We live on a widebeam with plenty of space, no feeling of being confined at all. I've also noticed many narrowboats haven't even got room for a (miniature) washing machine. Never mind a drier! Get used to using facility blocks or BW facilities out on the canal that don't work or are chained up!

You may mention the fact that a widebeam can't cruise the whole system. Neither do most narrowboaters! Oh the number of people who live on a narrowboat, have come on our boat & said "why didn't we buy a widebeam, we never go very far anyway." You yourself have mentioned about how circumstances can dictate that continuous cruising is not an option.

As one of our fellow widebeamers once said: "I'll be a long time dead in a 6 foot coffin, I'll be damned if I'm going to live on one!"

Aside from learning the basic practicalities for any boat you've listed. A widebeam offers answers to many of the disadvantages you've mentioned. And therefore deserves to be included in this article. A nice photo of the interior of our boat placed next to the narrowboat photo would've been appreciated by many people looking for a canal boat.

As far as I'm concerend live & let live, I have no qualms with narrowboaters - each to his own.

But with the absence of choice on this blog post (which concentrates on buying a canal boat) concealing any mention of the wider option is misleading to newcomers.

Heth
Widebeam Takey Tezey
www.takeytezeyheth.net

Heth said...

PS: In addition, let me make it clear that when people have said "we don't go very far", we are actually amazed at how far we CAN get. (Even further if we go on rivers) Far enough for the majority of folks.

Heth

Loopy Lou and Whizzy too said...

Excellent Pegs xxxxxxxxxxxxx

Peggy Melmoth said...

Hi Heth

Thanks for taking the time to write such a detailed comment. I used the word 'confined' meaning that broadly speaking your average boat is a smaller space to live in than your average house and so some de-cluttering will have to be done. I don't feel confined in my narrowboat (which also has full size appliances, washing machine, heating etc.!)I did not mean to exclude widebeams, dutch barges, motor cruisers, or any other boat style from this article, but mentioned narrowboats as my blog is about living on a narrowboat! While a widebeam may minimise the storage space issue, prospective boat buyers will still need to consider the extra chores, electric, gas and diesel supply and other lifestyle differences that I mention, when considering moving afloat, regardless of which boat they choose.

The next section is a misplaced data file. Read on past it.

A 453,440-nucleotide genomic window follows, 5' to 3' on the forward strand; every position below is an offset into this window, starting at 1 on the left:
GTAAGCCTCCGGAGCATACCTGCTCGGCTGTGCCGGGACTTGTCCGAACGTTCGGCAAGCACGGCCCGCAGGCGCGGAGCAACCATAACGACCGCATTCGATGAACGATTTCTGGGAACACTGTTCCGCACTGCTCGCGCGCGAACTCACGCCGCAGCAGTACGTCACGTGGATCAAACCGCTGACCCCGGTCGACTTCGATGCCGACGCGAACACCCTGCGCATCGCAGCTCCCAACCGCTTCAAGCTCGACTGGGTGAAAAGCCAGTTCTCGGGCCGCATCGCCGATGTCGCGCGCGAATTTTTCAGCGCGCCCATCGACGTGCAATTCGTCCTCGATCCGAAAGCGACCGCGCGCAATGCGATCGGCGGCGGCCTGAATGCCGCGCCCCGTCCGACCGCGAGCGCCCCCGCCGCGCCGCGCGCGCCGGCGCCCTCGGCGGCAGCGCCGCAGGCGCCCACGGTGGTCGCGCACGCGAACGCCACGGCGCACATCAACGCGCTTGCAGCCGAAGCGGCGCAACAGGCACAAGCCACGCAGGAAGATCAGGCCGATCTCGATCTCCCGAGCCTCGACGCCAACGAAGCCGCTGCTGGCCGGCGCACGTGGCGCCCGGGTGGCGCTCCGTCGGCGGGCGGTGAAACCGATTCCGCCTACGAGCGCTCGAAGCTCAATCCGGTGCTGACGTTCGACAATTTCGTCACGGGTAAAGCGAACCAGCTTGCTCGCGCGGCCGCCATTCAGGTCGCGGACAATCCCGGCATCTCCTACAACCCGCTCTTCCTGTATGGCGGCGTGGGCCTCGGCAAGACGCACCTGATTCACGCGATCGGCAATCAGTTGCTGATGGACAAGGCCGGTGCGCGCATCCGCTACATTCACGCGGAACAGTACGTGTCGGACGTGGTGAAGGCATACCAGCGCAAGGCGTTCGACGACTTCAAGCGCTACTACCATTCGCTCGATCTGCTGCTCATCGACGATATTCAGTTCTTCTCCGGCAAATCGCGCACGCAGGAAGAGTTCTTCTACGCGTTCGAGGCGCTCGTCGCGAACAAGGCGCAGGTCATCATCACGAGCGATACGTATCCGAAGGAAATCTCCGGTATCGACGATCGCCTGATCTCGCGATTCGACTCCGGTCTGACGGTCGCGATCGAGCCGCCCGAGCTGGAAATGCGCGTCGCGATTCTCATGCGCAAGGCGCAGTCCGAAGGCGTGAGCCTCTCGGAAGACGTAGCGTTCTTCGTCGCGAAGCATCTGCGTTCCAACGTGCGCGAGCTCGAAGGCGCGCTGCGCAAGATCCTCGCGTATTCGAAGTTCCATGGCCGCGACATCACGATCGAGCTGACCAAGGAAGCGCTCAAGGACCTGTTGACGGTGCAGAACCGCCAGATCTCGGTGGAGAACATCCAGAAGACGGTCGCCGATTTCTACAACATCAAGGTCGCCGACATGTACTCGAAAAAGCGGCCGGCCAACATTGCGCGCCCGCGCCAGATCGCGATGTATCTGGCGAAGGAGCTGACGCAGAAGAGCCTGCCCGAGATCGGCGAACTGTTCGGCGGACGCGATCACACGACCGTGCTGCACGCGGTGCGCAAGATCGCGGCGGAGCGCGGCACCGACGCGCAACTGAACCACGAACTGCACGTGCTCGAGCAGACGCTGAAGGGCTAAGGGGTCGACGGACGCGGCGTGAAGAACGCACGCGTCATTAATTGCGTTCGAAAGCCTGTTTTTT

Anonymous said...

The problem is moorings, finding them and paying for them, mooring fees can be as much as monthly mortgage payments, its renting forever, at least with a mortgage you can eventually pay it off!

continuous cruising is a bit restrictive IMHO, we all need to get off the cut from time to time, my husband and I love mountain biking and walking, I dont know how we would do this without a car.

I "get" living on a boat, just not sure how practical or cheap it really is, probably neither.

Peggy Melmoth said...

You are absolutely right, finding a residential mooring is difficult and they do seem expensive. I wrote here http://narrowboatwife.blogspot.com/2011/09/living-aboard-part-2-moorings.html about the option of having a (more affordable and available) winter mooring and then cruising in summer. We do this ourselves, and so when cruising in summer are often returning to our previous mooring to collect our car!
Living on a boat is challenging in many ways, and in my opinion not particularly cheap (especially considering maintainance costs). I believe you have to be passionate about it to overcome the aspects that are difficult.